“Can meet for quick lunch at 1:30. You need to pick place.” The text from my son, Tim, came in at 11:30 a.m. I had just enough time to change clothes, walk to the subway and travel from where I was staying in Brooklyn to 63rd and Park in Manhattan where my son was working for the day.
Fortunately I had a little extra time because I accidentally round myself on the wrong train. Luckily, I soon discovered my mistake and was able to get off and switch to another train that delivered me within blocks of my destination.
I walked from the station up Lexington Avenue looking for a restaurant where my son and I might meet to eat. At 62nd I turned to head over to Park Avenue and then up towards 63rd Avenue. I saw the building where my son was working but no restaurants or cafes. So I started back towards Lexington. I hadn’t quite gotten to Lexington when a sign on a wall caught my eye. “Maurice Sendak Exhibition and Sale,” it read. The poster featured an illustration I recognized from the Sendak’s classic children’s book, “In the Night Kitchen.”
Curious, I opened the red door, stepped inside 128 E. 63rd and found myself at the Museum of Illustration. The museum, founded in 1981, is the home of the Society of Illustrators, established in 1901 to promote the art of illustration. Its membership has included such illustrious artists as N.C. Wyeth, Maxfield Parrish and Norman Rockwell, among others. The five-story townhouse was purchased in 1939 by the society for its headquarters and over several years was renovated to create offices for the society, two galleries and a bookstore on its lower floors for special exhibitions and programs and on the third floor a lounge and library for its membership. In the 1960s, that space was converted into a handsome bar and a cozy but airy dining room that, I discovered, is open to the public from noon to 3 p.m. for lunch.
It was an ideal spot for my lunch with my son and sent him a message to join me there. In the meantime, I walked into the main gallery where the works of illustrator Maurice Sendak were on display. Sendak is regarded by many as “the most important children’s book artist of the 20th century,” according to the New York Times. “Where the Wild Things Are” and “The Night Kitchen” were two of the best read books on my sons shelf when they were growing up so it was a treat to see Sendak’s original sketches, watercolors and ink drawings in this special exhibition. More than one hundred pieces hung on the walls representing some of Sendaks’ rarest work from his books, theatre designs and commercial assignments. Incredibly, all of them were for sale but at prices beyond my pocketbook.
I hadn’t quite finished viewing the entire exhibit when my son came in. Given his limited 30-minute time for lunch, we went directly upstairs to the bistro, took a table and quickly ordered. I chose the Cobb salad which was fresh and delicious and reasonable. Halfway through my meal, Tim received an alert on his phone from a friend.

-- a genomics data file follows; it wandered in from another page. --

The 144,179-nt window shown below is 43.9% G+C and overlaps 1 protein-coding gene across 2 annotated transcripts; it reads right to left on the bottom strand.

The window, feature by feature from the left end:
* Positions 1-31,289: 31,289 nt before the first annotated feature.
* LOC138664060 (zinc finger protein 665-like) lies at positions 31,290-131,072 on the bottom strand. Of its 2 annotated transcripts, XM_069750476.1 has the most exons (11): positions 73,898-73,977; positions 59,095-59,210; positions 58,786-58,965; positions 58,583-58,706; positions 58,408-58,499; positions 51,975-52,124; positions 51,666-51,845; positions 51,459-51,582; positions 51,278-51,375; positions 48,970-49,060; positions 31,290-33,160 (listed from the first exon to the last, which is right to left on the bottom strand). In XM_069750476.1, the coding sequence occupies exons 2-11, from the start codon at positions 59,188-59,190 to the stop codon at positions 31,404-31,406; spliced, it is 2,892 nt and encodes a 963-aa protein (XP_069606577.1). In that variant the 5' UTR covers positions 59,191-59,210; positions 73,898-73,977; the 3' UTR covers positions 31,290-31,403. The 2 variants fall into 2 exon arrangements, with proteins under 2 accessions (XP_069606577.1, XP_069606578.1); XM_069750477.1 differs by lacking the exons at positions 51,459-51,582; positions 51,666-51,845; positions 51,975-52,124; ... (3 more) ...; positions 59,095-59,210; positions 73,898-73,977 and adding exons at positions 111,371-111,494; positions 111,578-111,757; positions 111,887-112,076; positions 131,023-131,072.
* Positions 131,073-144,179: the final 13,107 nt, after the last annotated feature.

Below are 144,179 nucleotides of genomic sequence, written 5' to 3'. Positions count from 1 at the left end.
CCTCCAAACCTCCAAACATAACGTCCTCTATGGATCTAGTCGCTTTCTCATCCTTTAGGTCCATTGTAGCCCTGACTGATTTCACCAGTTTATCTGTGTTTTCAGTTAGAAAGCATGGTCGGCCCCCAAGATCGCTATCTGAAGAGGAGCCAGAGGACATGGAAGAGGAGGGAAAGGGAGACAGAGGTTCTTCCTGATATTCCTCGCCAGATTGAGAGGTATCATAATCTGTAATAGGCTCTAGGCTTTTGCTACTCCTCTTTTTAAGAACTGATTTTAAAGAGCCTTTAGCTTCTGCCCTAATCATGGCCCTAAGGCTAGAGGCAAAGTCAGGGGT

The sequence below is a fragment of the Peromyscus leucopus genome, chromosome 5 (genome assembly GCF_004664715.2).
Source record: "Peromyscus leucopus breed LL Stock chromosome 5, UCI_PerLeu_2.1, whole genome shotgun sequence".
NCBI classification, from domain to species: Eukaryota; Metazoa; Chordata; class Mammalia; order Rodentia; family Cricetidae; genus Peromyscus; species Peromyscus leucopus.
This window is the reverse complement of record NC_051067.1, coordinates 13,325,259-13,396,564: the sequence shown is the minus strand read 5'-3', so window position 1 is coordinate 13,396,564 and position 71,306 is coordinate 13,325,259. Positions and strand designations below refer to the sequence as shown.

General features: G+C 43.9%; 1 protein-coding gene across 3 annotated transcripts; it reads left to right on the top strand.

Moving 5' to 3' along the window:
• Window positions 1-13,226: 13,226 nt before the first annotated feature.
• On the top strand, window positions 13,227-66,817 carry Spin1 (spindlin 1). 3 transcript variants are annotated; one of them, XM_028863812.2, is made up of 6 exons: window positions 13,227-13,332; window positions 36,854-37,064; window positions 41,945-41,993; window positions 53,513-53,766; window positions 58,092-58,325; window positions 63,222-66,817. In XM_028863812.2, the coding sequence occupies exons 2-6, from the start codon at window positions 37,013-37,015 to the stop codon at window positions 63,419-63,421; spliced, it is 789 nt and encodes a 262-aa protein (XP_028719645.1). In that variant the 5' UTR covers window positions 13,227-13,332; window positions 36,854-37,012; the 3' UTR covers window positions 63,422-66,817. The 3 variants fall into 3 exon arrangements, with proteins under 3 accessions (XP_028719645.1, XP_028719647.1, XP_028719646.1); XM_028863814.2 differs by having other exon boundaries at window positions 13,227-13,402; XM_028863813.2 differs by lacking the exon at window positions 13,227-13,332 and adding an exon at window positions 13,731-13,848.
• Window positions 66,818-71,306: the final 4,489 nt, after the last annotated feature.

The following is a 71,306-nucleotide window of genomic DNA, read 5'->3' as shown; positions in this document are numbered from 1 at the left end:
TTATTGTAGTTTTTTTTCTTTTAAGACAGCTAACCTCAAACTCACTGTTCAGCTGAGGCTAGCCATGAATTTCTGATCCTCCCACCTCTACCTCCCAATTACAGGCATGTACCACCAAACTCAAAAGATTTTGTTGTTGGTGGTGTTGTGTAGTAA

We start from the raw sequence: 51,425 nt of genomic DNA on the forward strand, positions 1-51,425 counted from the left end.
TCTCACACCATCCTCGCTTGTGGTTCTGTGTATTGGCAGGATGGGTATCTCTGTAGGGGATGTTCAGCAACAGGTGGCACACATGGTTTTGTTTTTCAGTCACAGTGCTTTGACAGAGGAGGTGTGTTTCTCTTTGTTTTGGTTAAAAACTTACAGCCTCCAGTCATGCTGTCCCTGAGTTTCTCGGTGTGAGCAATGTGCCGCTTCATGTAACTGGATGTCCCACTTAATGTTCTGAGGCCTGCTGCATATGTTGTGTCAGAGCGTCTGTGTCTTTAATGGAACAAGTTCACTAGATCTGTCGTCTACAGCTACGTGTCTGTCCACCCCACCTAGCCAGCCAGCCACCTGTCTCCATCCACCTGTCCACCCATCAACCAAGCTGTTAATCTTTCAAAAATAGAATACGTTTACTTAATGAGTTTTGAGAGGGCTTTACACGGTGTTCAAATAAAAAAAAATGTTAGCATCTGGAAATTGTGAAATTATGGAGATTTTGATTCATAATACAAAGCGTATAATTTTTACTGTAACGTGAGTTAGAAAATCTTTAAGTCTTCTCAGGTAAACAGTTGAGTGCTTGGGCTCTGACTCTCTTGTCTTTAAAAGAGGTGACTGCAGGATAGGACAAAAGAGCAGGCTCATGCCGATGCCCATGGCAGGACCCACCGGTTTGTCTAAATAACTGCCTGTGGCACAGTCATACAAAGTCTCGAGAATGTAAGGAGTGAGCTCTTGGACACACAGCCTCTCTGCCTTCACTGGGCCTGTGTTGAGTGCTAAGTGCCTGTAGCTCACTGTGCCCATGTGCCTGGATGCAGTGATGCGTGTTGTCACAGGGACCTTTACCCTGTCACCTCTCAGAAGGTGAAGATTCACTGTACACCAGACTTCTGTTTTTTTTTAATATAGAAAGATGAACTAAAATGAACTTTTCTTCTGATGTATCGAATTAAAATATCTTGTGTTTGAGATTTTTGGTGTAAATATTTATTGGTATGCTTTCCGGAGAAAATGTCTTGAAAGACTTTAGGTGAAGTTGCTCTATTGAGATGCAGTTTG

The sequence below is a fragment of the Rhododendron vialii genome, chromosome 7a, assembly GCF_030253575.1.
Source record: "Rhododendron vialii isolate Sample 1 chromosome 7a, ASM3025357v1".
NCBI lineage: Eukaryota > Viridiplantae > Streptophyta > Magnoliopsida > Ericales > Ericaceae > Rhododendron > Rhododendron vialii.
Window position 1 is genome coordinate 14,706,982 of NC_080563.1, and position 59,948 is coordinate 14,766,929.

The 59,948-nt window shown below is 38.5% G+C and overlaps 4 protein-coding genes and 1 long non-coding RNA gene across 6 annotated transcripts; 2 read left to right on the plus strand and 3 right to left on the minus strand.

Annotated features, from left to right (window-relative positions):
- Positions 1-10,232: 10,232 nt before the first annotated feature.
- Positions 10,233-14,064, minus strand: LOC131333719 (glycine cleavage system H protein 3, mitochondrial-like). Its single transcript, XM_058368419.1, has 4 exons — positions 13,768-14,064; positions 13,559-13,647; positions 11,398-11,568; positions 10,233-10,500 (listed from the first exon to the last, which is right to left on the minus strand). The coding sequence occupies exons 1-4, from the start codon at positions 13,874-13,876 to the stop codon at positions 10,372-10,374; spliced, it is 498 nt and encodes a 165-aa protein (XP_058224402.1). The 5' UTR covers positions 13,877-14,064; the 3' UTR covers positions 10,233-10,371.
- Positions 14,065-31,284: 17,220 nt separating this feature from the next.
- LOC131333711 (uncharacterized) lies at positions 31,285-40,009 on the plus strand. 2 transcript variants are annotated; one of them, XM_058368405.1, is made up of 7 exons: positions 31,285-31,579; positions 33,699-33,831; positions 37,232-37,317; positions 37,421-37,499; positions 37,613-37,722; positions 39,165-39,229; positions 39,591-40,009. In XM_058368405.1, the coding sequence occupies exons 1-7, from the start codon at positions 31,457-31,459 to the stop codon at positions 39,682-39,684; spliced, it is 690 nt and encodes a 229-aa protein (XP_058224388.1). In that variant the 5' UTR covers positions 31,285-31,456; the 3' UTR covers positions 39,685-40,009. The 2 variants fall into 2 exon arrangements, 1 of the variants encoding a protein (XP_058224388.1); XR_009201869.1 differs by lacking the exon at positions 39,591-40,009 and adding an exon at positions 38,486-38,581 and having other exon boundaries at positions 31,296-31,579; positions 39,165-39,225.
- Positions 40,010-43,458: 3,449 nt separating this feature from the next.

“Where’s your meeting?” he asked referring to my appointment that afternoon. I told him. “You’re not going there,” he said firmly. The area, he explained, had been placed on ‘lock down’ when pipe bombs, delivered to various locations throughout the city, had been discovered.
With my meeting postponed, I suddenly had two free hours. I decided since I was already there, and somewhere safe, to spend the afternoon at the museum and its relaxing bistro. I went back to the Sendak exhibit and finished looking at the Sendak exhibit. Then I worked my way up the artwork hanging on the stairway wall to the narrow halls of the second floor where illustrations by the members and now in the society’s permanent collection of 2,500 were
displayed. Magazine illustrations, comic books drawings and cartoons was included.
I returned to the third floor bistro so I could have a closer look at the Norman Rockwell mural that permanently hangs over the bar in the lounge and the illustrations from Mad Magazine and E.C. Comics in the Tales from the Crypt special exhibit. A number of the bold, strongly stylized black and white comic book illustrations came from horror titles, appropriate since Halloween was just around the corner. Weird Fantasy, Weird Science, Vault of Horror, Tales from the Crypt were among the comic book titles represented. The illustrations were detailed, gory and violent in some. Their graphic-ness disturbed some when they first appeared but their creators were also pointing out hypocrisy, prejudice and inhumanity. More than 70 pen and ink drawings from the 1950s by some of the genres most celebrated comic artists were on view. I took my time examining each and reading the extensive commentary written by the curator Rob Pistella.
The afternoon went by quickly. Before I knew it, it was time for me to leave for my appointment rescheduled from earlier that day. My plans had taken a sudden turn and given me the unexpected time to spend in this little unassuming New York museum. In future trips, I’ll check the museum’s calendar and gladly return to the bistro for another lunch.